“Life is short. Buy the shoes!” reads a cushion resting on the bed of British accessories designer Sophia Webster. It’s just one of the many playful touches in her East London house that reflect her mission to put the fun back into luxury fashion. Paper lanterns shaped like ice creams hang from the trees in the garden and a half-eaten chocolate cake made to resemble a Disney princess in a frothy yellow ballgown bears witness to her daughter Bibi Blossom’s third birthday party the day before. Webster is wearing a cat-print jumper that reaches down to her knees (she’s a dainty five-foot-one) and bright pink fluffy slippers, while Bibi is clearly still in party mood as she runs around dressed in a bright pink flamingo onesie.
Yet, there is no doubt about the seriousness with which Webster approaches her business. Combining exuberantly feminine designs with a strong sense of sophistication, she not only produces eight adult shoe collections every year, but also brings out two more for children, as well as four handbag lines, and bridal pieces into the bargain. “I love adding different product categories but it has to be the right timing. I designed the kids’ shoes when I was pregnant and they’ve been a huge success. But really I was just being selfish because I wanted cute shoes to put Bibi in,” she laughs.
Webster’s first love was not fashion, but dance. With her older sister Claudia, she would travel up and down the country for freestyle disco competitions. “I wanted to stand out on the dance floor,” she says, “so we used to have sparkly costumes covered in diamanté. I think my penchant for crystals and embellishment probably comes from back then.” Her grandmother was another early influence: “I used to go to Nanny Peggy’s house after school most nights. She always wore glamorous outfits and would leave a trail of glitter everywhere she went.”
Webster then studied art and sculpture at the Camberwell College of Arts in London before one particular life drawing class sparked her passion for footwear. “The model brought in a big bag of clothes,” she says, “and it was then that I found myself really focused on sketching her shoes.” This led to a four-year degree course at the prestigious shoemaking college Cordwainers at London College of Fashion, followed by a masters in womenswear at the Royal College of Art. There, she met the designer Nicholas Kirkwood, whom she subsequently assisted for three years. “It was a long road,” she says. “Shoes are very technical—I could have become a surgeon in that time!”
After founding her eponymous label in 2012, Webster travelled to Brazil to find out more about the manufacturing process for her designs. “That year, I went for the whole summer to get to know the suppliers and the tanneries,” she says. “I only speak a bit of Portuguese, but I did learn the most used phrase in the factory: “Ai Sophia! E muito complicada!” While the factory workers may have found her whimsical designs challenging to make, their efforts caught the eye of Browns founder Joan Burstein, who spotted Webster’s Chiara butterfly-appliqué sandals and decided to stock them; they flew out of the shop. “That was an incredible turning point for me,” Webster says. “It was unusual for an unknown designer to sell out like that, so we knew there was something magical about them.”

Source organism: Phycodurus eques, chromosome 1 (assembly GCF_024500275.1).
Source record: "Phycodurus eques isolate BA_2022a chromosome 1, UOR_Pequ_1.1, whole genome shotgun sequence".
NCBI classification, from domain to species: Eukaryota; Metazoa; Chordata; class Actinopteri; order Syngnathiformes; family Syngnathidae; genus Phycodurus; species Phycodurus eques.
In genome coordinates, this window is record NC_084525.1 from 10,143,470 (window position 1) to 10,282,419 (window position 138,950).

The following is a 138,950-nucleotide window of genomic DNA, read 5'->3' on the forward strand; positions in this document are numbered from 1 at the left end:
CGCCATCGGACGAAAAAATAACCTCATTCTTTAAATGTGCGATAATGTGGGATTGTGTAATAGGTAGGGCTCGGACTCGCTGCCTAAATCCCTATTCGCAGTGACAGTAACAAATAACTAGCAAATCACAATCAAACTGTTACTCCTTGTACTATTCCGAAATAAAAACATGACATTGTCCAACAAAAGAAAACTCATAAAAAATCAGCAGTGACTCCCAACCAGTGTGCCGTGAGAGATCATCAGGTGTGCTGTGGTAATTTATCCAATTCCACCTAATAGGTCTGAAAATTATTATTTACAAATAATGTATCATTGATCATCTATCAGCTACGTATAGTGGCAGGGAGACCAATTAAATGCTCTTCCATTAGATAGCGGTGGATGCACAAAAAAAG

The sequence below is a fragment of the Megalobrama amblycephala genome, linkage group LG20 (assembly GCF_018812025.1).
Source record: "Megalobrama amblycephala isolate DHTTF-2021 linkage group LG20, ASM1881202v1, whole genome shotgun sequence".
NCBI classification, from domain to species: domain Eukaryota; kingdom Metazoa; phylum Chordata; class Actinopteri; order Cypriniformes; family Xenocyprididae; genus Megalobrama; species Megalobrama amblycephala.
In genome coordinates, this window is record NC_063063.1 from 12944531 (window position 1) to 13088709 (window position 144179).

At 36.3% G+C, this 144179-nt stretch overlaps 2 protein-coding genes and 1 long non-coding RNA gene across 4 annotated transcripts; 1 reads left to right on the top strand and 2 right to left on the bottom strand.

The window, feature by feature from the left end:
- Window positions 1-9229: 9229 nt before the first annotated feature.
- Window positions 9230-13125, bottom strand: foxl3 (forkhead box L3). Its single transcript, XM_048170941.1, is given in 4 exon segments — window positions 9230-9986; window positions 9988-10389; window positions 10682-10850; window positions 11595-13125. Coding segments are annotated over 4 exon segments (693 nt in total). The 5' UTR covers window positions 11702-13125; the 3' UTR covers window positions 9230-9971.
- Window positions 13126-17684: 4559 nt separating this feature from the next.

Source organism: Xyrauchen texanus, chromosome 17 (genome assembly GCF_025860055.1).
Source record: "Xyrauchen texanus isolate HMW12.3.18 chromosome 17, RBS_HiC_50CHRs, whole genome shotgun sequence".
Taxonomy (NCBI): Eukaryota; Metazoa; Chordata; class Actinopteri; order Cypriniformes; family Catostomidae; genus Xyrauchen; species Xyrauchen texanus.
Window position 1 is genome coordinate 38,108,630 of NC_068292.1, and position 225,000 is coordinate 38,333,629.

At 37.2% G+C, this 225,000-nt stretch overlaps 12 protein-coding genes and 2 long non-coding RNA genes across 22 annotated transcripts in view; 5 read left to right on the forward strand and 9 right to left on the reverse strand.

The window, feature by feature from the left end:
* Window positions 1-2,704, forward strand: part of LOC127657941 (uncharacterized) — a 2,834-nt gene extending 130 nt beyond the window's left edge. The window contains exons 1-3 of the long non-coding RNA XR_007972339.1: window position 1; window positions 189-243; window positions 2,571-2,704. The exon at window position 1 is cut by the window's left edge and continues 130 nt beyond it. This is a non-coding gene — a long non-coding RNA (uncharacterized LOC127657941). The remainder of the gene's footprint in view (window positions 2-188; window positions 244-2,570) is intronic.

After winning several coveted accolades including the British Fashion Award for Emerging Accessories Designer 2013, in 2016 Webster opened her flagship store on Mount Street in Mayfair, where her neighbours now include Christopher Kane, Roksanda, and Loewe. In part, she credits the savvy use of social media for her meteoric rise: “We noticed very early on that people would share photos of their shoes on Instagram, and we decided to dedicate a page to them on our website, showing how real women buy and style the shoes in different ways. It has been instrumental in the growth of the brand.” In five years, she has garnered a million Instagram followers and her shoes have been worn by Scarlett Johansson, Beyoncé, and Gwen Stefani. “I was so made up when Gwen wore them; when I was younger I was obsessed with her and that’s probably why I dress like a glamorous tomboy now.”
Day-to-day you’ll find her dressed casually in jeans, a sequined or slogan T-shirt from Markus Lupfer under a House of Holland jumper, and a pair of her own Riko trainers; by night she prefers vibrant print dresses from Mary Katrantzou. “I’m a bit of a chameleon,” she says. “I love bold colours and statement pieces but since becoming a mum, I’ve bought a lot more dungarees and denim, and I definitely wear more flat shoes.”
A similar aesthetic is evident in her house, a converted church, where she lives with her husband Bobby Stockley, a former electrical engineer who has been involved in the business from the beginning and is now CEO. The interiors are part-Baroque, part-Barbie, with wood panelling, pastel coloured walls, and shearling rugs. While Webster says she doesn’t like buying brand-new furniture—“You’re more likely to find me getting into a bidding war for Art Deco lighting on eBay at four in the morning”—she has filled the house with pieces including prints from Hattie Stewart and the street artist Pure Evil. The upstairs corridor is dedicated to 200 pairs of shoes displayed neatly on shelves, and a neon sign in the shape of an ice cream by Electric Confetti from one of her maximalist London Fashion Week presentations. But it’s a handwritten sign on the blackboard in the playroom that is her all-time favourite piece. “Be like a pineapple: stand tall, wear a crown, be sweet on the inside.” For the Webster household, it’s the perfect motto to live by.